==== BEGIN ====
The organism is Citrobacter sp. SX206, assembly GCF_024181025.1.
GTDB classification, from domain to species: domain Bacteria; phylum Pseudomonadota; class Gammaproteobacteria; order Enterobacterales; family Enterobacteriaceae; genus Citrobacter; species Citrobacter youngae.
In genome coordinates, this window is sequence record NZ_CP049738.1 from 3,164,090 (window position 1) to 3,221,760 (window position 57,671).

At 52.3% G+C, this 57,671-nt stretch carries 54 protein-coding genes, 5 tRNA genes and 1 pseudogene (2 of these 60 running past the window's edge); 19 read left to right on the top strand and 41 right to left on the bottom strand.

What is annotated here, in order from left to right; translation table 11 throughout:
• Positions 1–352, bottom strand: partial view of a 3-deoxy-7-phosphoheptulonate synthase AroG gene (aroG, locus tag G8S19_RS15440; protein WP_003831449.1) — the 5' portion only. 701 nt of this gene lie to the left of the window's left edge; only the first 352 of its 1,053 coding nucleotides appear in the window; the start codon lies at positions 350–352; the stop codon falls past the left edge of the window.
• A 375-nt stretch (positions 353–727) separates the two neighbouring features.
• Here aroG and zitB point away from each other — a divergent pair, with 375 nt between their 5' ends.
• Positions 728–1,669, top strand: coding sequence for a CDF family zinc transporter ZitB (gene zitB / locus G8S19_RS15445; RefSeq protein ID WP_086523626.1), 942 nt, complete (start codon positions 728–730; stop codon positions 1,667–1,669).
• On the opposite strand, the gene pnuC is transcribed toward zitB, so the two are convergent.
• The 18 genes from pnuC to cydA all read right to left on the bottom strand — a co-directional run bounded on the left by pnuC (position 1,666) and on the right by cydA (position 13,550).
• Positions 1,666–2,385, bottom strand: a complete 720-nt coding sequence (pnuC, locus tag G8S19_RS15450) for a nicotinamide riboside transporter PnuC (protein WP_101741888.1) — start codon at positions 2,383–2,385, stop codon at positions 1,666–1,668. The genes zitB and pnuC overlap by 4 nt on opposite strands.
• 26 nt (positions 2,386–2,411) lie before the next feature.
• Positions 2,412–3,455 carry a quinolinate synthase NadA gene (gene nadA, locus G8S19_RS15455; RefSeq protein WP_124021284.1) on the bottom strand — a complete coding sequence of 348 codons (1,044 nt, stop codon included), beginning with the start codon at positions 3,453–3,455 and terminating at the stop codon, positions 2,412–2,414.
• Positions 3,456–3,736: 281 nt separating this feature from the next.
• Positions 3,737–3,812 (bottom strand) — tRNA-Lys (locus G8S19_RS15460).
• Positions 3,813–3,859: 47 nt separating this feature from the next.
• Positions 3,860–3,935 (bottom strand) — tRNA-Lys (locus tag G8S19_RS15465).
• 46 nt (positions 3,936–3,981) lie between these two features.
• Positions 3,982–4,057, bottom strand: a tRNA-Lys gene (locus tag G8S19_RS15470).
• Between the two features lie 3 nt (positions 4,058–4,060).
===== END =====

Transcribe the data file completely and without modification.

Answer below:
The organism is Citrobacter sp. SX206, assembly GCF_024181025.1.
GTDB classification, from domain to species: domain Bacteria; phylum Pseudomonadota; class Gammaproteobacteria; order Enterobacterales; family Enterobacteriaceae; genus Citrobacter; species Citrobacter youngae.
In genome coordinates, this window is sequence record NZ_CP049738.1 from 3,164,090 (window position 1) to 3,221,760 (window position 57,671).

At 52.3% G+C, this 57,671-nt stretch carries 54 protein-coding genes, 5 tRNA genes and 1 pseudogene (2 of these 60 running past the window's edge); 19 read left to right on the top strand and 41 right to left on the bottom strand.

What is annotated here, in order from left to right; translation table 11 throughout:
• Positions 1–352, bottom strand: partial view of a 3-deoxy-7-phosphoheptulonate synthase AroG gene (aroG, locus tag G8S19_RS15440; protein WP_003831449.1) — the 5' portion only. 701 nt of this gene lie to the left of the window's left edge; only the first 352 of its 1,053 coding nucleotides appear in the window; the start codon lies at positions 350–352; the stop codon falls past the left edge of the window.
• A 375-nt stretch (positions 353–727) separates the two neighbouring features.
• Here aroG and zitB point away from each other — a divergent pair, with 375 nt between their 5' ends.
• Positions 728–1,669, top strand: coding sequence for a CDF family zinc transporter ZitB (gene zitB / locus G8S19_RS15445; RefSeq protein ID WP_086523626.1), 942 nt, complete (start codon positions 728–730; stop codon positions 1,667–1,669).
• On the opposite strand, the gene pnuC is transcribed toward zitB, so the two are convergent.
• The 18 genes from pnuC to cydA all read right to left on the bottom strand — a co-directional run bounded on the left by pnuC (position 1,666) and on the right by cydA (position 13,550).
• Positions 1,666–2,385, bottom strand: a complete 720-nt coding sequence (pnuC, locus tag G8S19_RS15450) for a nicotinamide riboside transporter PnuC (protein WP_101741888.1) — start codon at positions 2,383–2,385, stop codon at positions 1,666–1,668. The genes zitB and pnuC overlap by 4 nt on opposite strands.
• 26 nt (positions 2,386–2,411) lie before the next feature.
• Positions 2,412–3,455 carry a quinolinate synthase NadA gene (gene nadA, locus G8S19_RS15455; RefSeq protein WP_124021284.1) on the bottom strand — a complete coding sequence of 348 codons (1,044 nt, stop codon included), beginning with the start codon at positions 3,453–3,455 and terminating at the stop codon, positions 2,412–2,414.
• Positions 3,456–3,736: 281 nt separating this feature from the next.
• Positions 3,737–3,812 (bottom strand) — tRNA-Lys (locus G8S19_RS15460).
• Positions 3,813–3,859: 47 nt separating this feature from the next.
• Positions 3,860–3,935 (bottom strand) — tRNA-Lys (locus tag G8S19_RS15465).
• 46 nt (positions 3,936–3,981) lie between these two features.
• Positions 3,982–4,057, bottom strand: a tRNA-Lys gene (locus tag G8S19_RS15470).
• Between the two features lie 3 nt (positions 4,058–4,060).